Coptic Martyrs Commemoration February 15th 2022
There’s an old saying “forgive and forget”.
It’s not a saying I like or one with which I agree.
We should certainly try to forgive but not to forget.
Forgive and remember strikes me as a better maxim– and remembering is what draws us together again on this day, the 15th of February, to recall the martyrdom of the 21 men, the 21 saints, who were brutally beheaded by Islamic State on February 15th, 2015.
Forgiving and remembering is very different from Jihadist calls to revenge and the promotion of an ideology based on the hatred of difference.
For decades I have been involved in the public life of the great city of Liverpool – which describes itself as the whole world in one city.
It was the birthplace of one of the world’s most famous group of popular musicians and one of whose most popular songs is entitled “All You Need Is Love.” Those words are the antidote to the hatred represented by those who would disguise their identity in black masks and then on a beach in Libya, in murderous cold blood, execute a group of men working overseas to support their loved ones in Egypt. It’s the antidote too to the bomber who tried in Liverpool in November last, on Remembrance Day, to commit another atrocity in the name of a twisted ideology based on a distorted view of religion with no regard to the injunction against shedding innocent life and based on hatred rather than love.
It isn’t lost on me that here in the West, yesterday was the day on which we remember the patron saint of lovers – St.Valentine. But recall that he, too, was also a Christian martyr, murdered during the persecution of Christians by the emperor Claudius II in about the year 270.
Down the centuries the blood of the martyrs cries out and, be clear, forgiveness does not imply that those responsible should not be brought to justice or held to account. The Liverpool poet, philanthropist and parliamentarian, William Roscoe, writing about those responsible for the slave trade reminded his readers:
“Forget not, higher still than thee
Sits the great Judge of Nations, who can weigh
The wrong and can repay…who fix’d
The bounds of wrong and right; that gave to all
Their equal blessings, and secures its ends
By penalties severe; which often flow,
But always certain, on the guilty head..”,
And there is much guilt and many wrongs to be accounted for.
During visits to Egypt and more recently to Iraq – in the cradle of civilisation and the cradle of Christianity – I have met members of the ancient churches whose own deep faith and gentle love and extraordinary dignity stands as a rebuke to those who persecute, defile, abduct, rape, and even murder them.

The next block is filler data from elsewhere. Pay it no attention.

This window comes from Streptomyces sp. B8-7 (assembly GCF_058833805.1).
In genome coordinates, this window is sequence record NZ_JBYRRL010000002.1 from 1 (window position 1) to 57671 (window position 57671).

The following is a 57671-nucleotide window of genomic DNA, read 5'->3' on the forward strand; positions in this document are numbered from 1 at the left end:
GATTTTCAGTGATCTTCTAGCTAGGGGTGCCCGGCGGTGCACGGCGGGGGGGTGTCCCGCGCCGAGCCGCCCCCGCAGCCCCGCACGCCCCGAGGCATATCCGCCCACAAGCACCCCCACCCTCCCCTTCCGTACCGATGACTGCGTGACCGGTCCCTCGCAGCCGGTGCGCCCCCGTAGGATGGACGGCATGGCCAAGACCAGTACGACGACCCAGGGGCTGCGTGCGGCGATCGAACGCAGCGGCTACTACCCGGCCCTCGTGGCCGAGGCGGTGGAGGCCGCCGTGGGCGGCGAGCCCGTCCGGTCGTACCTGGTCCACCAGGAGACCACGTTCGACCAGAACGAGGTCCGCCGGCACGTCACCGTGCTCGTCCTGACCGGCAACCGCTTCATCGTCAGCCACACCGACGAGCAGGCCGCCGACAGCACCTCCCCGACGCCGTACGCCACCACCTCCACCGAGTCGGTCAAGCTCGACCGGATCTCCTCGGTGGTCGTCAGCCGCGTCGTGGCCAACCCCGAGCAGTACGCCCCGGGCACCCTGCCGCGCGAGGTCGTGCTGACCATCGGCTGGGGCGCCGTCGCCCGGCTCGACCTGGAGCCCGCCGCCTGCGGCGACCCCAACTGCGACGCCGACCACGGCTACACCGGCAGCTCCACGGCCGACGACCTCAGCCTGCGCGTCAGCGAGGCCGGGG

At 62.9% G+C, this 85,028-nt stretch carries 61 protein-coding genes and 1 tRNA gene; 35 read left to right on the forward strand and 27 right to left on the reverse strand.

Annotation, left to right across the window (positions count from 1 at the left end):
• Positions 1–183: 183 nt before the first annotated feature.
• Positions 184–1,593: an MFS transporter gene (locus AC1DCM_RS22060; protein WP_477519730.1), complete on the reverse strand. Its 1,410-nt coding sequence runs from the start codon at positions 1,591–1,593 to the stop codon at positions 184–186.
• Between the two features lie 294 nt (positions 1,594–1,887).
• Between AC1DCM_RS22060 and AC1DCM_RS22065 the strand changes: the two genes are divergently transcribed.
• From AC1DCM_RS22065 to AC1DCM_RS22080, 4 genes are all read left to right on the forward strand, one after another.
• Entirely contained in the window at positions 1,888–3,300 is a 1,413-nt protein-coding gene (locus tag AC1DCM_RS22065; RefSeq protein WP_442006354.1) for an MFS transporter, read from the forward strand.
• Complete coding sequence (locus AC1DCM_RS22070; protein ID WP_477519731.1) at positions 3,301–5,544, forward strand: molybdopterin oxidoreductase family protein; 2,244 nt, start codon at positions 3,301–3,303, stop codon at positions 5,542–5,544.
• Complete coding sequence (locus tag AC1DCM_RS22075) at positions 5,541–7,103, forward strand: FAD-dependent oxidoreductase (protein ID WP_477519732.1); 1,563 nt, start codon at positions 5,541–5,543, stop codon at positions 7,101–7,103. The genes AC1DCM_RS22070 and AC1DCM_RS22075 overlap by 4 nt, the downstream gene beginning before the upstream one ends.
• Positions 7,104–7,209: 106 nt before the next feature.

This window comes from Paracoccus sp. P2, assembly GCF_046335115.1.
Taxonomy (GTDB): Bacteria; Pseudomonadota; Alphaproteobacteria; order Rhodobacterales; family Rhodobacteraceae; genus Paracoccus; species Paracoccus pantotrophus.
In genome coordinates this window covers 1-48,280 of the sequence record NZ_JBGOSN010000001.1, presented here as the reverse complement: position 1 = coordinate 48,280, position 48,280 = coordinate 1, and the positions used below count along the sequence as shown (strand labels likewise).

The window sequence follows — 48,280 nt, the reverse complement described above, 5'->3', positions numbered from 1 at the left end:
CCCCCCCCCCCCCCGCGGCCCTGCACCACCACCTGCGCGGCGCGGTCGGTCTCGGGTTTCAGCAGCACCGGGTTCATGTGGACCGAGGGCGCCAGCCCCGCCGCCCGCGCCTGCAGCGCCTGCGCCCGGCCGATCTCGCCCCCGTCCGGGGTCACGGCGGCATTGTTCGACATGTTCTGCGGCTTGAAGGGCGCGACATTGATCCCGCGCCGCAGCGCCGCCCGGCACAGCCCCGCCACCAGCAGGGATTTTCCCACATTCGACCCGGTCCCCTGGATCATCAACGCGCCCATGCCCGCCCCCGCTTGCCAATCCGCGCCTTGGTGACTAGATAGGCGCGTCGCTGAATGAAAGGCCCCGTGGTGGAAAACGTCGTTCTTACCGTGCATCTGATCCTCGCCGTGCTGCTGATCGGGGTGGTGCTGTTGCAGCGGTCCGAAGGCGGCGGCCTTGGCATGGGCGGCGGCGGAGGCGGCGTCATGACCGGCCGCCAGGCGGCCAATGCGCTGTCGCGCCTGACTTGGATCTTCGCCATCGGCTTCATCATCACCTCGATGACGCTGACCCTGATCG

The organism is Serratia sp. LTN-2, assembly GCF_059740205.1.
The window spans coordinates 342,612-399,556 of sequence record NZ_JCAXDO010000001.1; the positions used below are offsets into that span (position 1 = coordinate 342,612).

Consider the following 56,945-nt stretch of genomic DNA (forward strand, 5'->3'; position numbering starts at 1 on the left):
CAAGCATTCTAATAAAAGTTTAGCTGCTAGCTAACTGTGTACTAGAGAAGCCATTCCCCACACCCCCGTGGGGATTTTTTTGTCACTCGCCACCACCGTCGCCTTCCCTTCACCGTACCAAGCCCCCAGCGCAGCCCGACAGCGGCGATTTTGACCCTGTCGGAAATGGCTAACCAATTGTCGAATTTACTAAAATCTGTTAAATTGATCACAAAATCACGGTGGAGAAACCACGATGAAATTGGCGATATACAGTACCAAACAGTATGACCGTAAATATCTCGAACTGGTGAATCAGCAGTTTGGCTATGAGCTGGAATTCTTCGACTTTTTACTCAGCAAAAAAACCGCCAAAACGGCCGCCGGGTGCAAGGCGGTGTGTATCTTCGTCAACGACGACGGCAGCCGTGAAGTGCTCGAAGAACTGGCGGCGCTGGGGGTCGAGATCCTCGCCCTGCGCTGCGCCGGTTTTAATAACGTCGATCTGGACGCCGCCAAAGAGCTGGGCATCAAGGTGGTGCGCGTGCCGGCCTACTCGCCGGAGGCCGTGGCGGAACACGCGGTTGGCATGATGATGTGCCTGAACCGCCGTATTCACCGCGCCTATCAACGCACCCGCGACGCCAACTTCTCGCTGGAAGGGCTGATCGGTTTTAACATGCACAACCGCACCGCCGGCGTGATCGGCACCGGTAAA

Elsewhere I have seen, too, how Muslims – such as the Uyghurs and Rohingya – and people of all faiths and, indeed, of none – can be on the receiving end of other hateful ideologies – such as that of the Chinese Communist Party that replace another old saying “live and let live” with its emphasis on peaceful and respectful co-existence with “kill and go on killing.”
Whenever I think of what happened in 2015 on that bloodied beach in Libya I cannot also help thinking of Matthew Ayariga, a young West African, probably from Ghana.
Matthew’s decision to stay with his brothers is an extraordinary expression of common humanity and an example of solidarity, sacrifice, and love.
Of the 21 who were murdered in Libya Matthew was the one man who was not an Egyptian, not a Copt.
When the Jihadists told him he would be freed if he rejected Jesus Christ, he responded by saying that that “Their God is my God”.
In September 2020, Matthew’s mortal remains were taken to Egypt so that he could be buried, alongside those other remarkable men, in the church of the Martyrs of Faith built in Al Our.
Matthew, in this extraordinary act of love and solidarity was willing to give his liberty and his life rather than walk away from his Coptic brothers.
It stands as a rebuke to us all who remain silent in the face of the persecution of 250 million Christians worldwide.
His act of extraordinary solidarity shames so many of us when we consider our tepid response – often based on political expediency, institutional considerations, or trade and business – to the persecution which is experienced by religious and ethnic groups the world over – discrimination that morphs into persecution; then persecution which morphs into crimes against humanity; and then ultimately into the crime above all crimes, genocide.
The word genocide is an amalgam of Greek and Latin.
The Greek, genos, refers to who we are, while the Latin word caedo means to cut or to kill.
By contrast the word solidarity binds us as one – and is a call to stand together in common humanity. it’s about hardheaded love in the face of common threats and common enemies.
Heroic bravery in the face of evil demands a better response from us – even if it is only a pale imitation of the remarkable act of solidarity by Matthew Ayariga on that deadly beach in Libya in 2015.
When Matthew Ayariga stood with his Coptic brothers, he did so in an uncommon, atypical, display of common humanity. Are we willing to do the same?